Leonardo da Vinci Had ADHD, Say Scientists

Scientists have painted Leonardo da Vinci as a genius driven to distraction, in a study that suggests he had attention deficit hyperactivity disorder (ADHD).

Written accounts of the Renaissance polymath indicate he had the symptoms of the behavioral disorder, argue the authors of the research published in the journal Brain.

Most commonly identified in children, some 6.4 million young people in the U.S. have been diagnosed with the condition characterized by symptoms including inattention, where an individual might have trouble focusing their attention on tasks. They might also appear not to listen when being spoken to, find themselves easily distracted and are often forgetful. The hyperactive component could see them fidgeting while seated and talking at levels deemed excessive.

Born in 1452, Leonardo's skills spanned art, science, architecture and engineering, from his iconic depictions of the Last Supper and the Mona Lisa to his forward-thinking designs for a flying machine. But his creative efforts were paradoxical, the researchers wrote: "A great mind that has compassed the wonders of anatomy, natural philosophy and art, but also failed to complete so many projects."

He would spend excessive amounts of time planning his ideas, but often lacked the perseverance to see them through, evidence suggests.

Professor Catani, an expert in treating neurodevelopmental conditions like ADHD and autism from King's College London's Institute of Psychiatry, Psychology and Neuroscience, commented: "While impossible to make a post-mortem diagnosis for someone who lived 500 years ago, I am confident that ADHD is the most convincing and scientifically plausible hypothesis to explain Leonardo's difficulty in finishing his works.

"Historical records show Leonardo spent excessive time planning projects but lacked perseverance. ADHD could explain aspects of Leonardo's temperament and his strange mercurial genius."

An account of his childhood by his first biographer, the Renaissance-era art historian Giorgio Vasari, wrote how Leonardo was "variable and unstable"—keen to learn but also quick to abandon projects.

When he was 26, for instance, he was granted a prestigious commission to paint an altarpiece at a chapel but never completed the work. He continued to struggle to finish work on time.

Over time, he gained a reputation for being unreliable, leading Pope Leo X to declare in 1514: "Alas! this man will never do anything, for he begins by thinking of the end of the work, before the beginning."

These tales paint a picture of someone struggling with untreated ADHD, the researchers believe.

The fact he was left-handed; appeared to have a right-hemisphere dominance in his brain for language; and that his notebook etchings suggest he was dyslexic—common traits in those with ADHD—further support the theory, the team argue.

Catani said he hopes this link to a widely held genius could break down the stigma around ADHD. He commented: "There is a prevailing misconception that ADHD is typical of misbehaving children with low intelligence, destined for a troubled life. On the contrary, most of the adults I see in my clinic report having been bright, intuitive children but develop symptoms of anxiety and depression later in life for having failed to achieve their potential.'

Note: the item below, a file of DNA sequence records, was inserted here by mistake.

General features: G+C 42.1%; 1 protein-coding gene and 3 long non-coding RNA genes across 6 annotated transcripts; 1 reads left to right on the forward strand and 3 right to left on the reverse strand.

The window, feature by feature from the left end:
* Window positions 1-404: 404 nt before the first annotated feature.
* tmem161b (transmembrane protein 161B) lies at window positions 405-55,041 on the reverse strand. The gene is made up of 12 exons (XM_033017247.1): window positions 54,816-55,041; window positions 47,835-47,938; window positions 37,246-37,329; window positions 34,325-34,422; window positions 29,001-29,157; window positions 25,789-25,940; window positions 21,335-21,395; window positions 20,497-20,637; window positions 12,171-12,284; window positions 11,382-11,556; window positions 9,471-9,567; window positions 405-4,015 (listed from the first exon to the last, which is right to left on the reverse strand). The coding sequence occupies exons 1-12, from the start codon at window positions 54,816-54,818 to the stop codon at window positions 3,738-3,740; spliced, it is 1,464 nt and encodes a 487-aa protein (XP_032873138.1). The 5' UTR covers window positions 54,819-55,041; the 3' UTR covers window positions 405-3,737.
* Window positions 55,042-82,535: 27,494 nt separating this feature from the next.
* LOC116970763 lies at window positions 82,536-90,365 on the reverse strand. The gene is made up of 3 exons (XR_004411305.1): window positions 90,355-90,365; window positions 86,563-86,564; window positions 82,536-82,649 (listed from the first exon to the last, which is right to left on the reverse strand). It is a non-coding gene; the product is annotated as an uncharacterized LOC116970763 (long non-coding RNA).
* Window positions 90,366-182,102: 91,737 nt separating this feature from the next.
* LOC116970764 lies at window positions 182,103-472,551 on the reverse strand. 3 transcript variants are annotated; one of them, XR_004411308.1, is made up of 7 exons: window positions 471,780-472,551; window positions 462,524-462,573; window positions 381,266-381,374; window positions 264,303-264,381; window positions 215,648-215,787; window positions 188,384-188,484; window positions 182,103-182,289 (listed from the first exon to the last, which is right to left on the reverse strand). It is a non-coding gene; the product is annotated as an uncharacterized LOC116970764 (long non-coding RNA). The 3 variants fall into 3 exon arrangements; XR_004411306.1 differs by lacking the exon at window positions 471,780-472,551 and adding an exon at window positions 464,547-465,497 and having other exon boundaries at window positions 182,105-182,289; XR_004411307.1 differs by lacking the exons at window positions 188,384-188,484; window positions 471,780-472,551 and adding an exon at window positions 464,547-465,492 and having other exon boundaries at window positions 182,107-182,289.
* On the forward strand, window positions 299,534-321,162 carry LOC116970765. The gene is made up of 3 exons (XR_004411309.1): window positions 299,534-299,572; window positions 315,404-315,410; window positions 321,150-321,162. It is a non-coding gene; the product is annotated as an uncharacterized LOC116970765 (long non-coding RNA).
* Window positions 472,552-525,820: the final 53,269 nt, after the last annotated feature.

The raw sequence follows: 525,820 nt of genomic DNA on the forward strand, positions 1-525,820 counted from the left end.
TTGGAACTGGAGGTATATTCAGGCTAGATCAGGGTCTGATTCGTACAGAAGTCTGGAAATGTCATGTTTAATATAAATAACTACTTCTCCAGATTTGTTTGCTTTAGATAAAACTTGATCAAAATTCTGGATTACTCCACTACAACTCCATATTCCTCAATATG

"It is incredible that Leonardo considered himself as someone who had failed in life. I hope that the case of Leonardo shows that ADHD is not linked to low IQ or lack of creativity but rather the difficulty of capitalizing on natural talents. I hope that Leonardo's legacy can help us to change some of the stigma around ADHD."

Ginny Russell, a senior research fellow specializing in conditions like ADHD and autism who was not involved in the research, told Newsweek the study was limited because it did not include a critique of the "practice of diagnosing the dead."

She said diagnosis provides a story about why somebody long dead "behaved in a deviant way."

"Diagnostic narratives are often useful—for the person doing the diagnosis. Sometimes they help to advocate particular arguments, sometimes they help to legitimize psychiatric categories, like ADHD.

"Diagnosis does not reveal 'the truth' about dead people's ailments, but is instead best thought of as a particular way of seeing the world that is influential at a particular time: a lens through which dead people's aberrant behaviors are explained. At the moment you could say we are in 'the age of diagnosis.'"

The study is useful to people with ADHD, she continued, "as an example of a hugely successful man from whom to draw inspiration. It tells us nothing about Leonardo, though."

Another study published earlier this month also looked at the ailments the visionary could have had. According to the authors of the study published in the Journal of the Royal Society of Medicine, Leonardo's painting skills wore away towards the end of his life because he suffered nerve damage to his right hand after fainting.

Davide Lazzeri, co-author of that study and a specialist in plastic reconstructive and aesthetic surgery at the Villa Salaria Clinic in Rome, told Newsweek at the time: "Five centuries after his death, during which thousands of scholars have read his works, have discussed his discoveries and have investigated his life from every point of view, there is still a lot to know about Leonardo, the 'Renaissance Man'."

This article has been updated with comment from Ginny Russell.